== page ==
Study: Coverage-shopping can help curtail ACA plan premium hikes

Leading up to the Affordable Care Act's third open enrollment period, the government emphasized the benefits of customers shopping around for healthcare for 2016. In a newly published brief, the Kaiser Family Foundation (KFF) reaches a similar conclusion after looking at how the premiums for the lowest-cost silver plans have shifted.

In the brief, KFF looks at how premiums for the lowest-cost silver plan for a 40-year-old adult changed between 2015 and 2016 both before and after subsidies, then measured whether the enrollee could obtain a lower premium by switching to a different plan.

The research found that the lowest-cost silver plan in 2015 is no longer the least expensive in 2016. In three counties where a 40-year-old single consumer making $20,000 annually automatically renewed coverage for 2016, the premium would increase to an average of $103 per month, which is 37 percent higher. If the customer switched to the new lowest-cost silver plan, he or she would pay an average of $76 for a monthly premium, or just 1 percent more than in 2015, the brief says.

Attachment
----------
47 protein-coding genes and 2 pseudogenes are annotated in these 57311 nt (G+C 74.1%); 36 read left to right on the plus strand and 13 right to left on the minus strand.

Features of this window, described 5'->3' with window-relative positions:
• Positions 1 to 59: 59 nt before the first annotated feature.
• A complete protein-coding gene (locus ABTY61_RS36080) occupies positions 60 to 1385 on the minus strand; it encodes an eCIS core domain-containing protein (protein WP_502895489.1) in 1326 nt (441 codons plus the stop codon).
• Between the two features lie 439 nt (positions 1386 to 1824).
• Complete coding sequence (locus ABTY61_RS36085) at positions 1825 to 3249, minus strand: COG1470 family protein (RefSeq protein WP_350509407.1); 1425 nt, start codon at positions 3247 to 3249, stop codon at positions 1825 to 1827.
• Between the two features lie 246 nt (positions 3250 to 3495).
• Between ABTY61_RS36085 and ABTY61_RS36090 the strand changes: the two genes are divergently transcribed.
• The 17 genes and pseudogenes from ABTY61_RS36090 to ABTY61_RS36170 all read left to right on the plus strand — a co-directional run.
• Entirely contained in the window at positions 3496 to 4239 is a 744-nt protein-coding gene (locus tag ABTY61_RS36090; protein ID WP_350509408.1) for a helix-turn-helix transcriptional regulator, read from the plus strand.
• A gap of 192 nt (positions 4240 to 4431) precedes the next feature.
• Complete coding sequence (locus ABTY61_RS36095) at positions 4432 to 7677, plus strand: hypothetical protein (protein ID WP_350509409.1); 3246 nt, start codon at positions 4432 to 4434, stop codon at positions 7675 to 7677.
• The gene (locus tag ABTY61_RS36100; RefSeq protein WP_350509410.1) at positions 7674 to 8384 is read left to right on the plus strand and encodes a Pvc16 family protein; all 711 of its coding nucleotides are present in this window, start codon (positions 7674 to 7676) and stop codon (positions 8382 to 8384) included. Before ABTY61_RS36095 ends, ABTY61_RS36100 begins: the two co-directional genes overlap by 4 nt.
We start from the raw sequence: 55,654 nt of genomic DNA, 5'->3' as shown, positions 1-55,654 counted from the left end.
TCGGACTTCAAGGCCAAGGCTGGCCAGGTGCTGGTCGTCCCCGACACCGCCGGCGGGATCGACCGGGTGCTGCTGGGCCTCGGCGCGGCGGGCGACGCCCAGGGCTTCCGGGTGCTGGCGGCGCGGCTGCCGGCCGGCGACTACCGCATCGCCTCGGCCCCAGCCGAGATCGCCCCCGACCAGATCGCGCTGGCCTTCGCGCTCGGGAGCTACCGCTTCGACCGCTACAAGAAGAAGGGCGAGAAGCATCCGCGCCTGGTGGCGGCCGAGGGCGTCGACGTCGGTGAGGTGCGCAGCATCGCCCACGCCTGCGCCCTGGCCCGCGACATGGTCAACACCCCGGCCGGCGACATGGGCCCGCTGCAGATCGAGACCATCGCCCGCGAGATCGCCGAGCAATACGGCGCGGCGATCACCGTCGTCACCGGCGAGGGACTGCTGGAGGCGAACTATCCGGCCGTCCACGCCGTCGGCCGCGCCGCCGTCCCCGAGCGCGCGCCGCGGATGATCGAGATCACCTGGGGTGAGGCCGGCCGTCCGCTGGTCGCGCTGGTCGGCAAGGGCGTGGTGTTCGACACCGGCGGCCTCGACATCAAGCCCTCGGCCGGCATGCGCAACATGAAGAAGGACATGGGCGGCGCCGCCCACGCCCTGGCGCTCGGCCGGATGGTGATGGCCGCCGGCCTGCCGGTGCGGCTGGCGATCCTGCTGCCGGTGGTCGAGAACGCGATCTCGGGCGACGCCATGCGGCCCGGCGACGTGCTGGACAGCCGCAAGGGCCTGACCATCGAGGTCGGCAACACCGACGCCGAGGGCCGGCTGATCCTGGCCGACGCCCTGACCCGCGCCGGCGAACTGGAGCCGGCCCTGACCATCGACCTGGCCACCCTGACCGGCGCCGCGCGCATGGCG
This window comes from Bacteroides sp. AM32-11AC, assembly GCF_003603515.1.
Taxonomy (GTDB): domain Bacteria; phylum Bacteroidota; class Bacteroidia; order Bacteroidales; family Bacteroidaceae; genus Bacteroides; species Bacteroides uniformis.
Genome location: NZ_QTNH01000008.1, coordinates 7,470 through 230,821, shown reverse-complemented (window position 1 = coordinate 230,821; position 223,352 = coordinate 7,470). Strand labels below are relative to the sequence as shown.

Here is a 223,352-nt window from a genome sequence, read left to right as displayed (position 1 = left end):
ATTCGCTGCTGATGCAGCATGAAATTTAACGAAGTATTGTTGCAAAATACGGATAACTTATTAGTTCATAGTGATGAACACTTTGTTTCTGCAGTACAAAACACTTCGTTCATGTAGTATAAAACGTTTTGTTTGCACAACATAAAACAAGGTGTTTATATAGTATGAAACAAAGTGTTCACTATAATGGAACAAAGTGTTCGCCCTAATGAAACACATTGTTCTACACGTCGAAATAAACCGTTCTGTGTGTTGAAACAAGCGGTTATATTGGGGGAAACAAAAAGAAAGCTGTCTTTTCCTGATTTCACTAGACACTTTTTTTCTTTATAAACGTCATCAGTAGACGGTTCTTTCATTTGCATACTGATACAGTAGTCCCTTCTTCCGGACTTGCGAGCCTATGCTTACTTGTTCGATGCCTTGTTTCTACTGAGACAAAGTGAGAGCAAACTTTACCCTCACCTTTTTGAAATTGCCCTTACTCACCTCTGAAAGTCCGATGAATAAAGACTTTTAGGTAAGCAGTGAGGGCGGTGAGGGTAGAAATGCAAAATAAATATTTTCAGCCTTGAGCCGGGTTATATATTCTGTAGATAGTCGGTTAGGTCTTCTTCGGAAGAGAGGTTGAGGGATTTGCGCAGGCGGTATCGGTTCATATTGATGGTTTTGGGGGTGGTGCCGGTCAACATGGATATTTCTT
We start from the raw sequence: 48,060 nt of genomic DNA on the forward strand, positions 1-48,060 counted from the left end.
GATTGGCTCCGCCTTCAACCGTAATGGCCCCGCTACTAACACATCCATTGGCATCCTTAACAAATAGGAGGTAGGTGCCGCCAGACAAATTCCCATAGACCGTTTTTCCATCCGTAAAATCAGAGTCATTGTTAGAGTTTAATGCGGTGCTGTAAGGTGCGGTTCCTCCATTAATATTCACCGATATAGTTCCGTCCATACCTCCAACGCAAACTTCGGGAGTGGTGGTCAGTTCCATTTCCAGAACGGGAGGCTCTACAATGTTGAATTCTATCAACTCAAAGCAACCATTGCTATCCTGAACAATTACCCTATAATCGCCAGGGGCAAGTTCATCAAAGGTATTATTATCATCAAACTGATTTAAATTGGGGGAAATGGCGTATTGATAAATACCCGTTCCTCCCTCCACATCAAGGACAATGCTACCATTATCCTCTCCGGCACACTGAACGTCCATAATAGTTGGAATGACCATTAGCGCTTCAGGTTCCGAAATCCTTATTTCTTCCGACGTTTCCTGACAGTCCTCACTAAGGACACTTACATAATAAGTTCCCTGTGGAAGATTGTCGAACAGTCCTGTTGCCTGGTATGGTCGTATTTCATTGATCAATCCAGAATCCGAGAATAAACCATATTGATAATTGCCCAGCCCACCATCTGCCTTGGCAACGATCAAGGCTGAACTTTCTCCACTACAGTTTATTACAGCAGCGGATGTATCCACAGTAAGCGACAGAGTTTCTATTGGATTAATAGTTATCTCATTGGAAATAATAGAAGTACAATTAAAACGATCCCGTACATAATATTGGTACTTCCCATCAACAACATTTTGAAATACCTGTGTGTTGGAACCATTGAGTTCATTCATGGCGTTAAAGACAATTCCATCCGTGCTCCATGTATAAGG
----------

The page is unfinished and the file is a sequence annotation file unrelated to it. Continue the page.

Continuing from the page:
Also, over the course of a year, the 40-year-old would save an average of $322 by switching from the 2015 lowest-cost silver to the new lowest-cost silver plan in 2016.

But even though one could save money by switching plans, doing so can also come with tradeoffs, the brief notes. In 58 percent of the counties where consumers understood that they could get savings by switching plans, they may be forced to switch insurance carriers in order to take advantage of a lower-cost silver plan. Doing so may mean having to change doctors or other providers, and consumers should meticulously review a new plan's deductible, copayments and drug coverage, the brief suggests.

In October, the Department of Health and Human Services said that the average savings for switching plans was about $400 annually. It also has said premiums for the "benchmark" ACA plan, or the second-lowest-cost silver plan, will rise by an average of 7.5 percent in 2016. More than 540,000 people signed up for health insurance in the first week of the current open enrollment period, about 66 percent of whom were returning customers, according to HHS.

To learn more:
- here is the Kaiser brief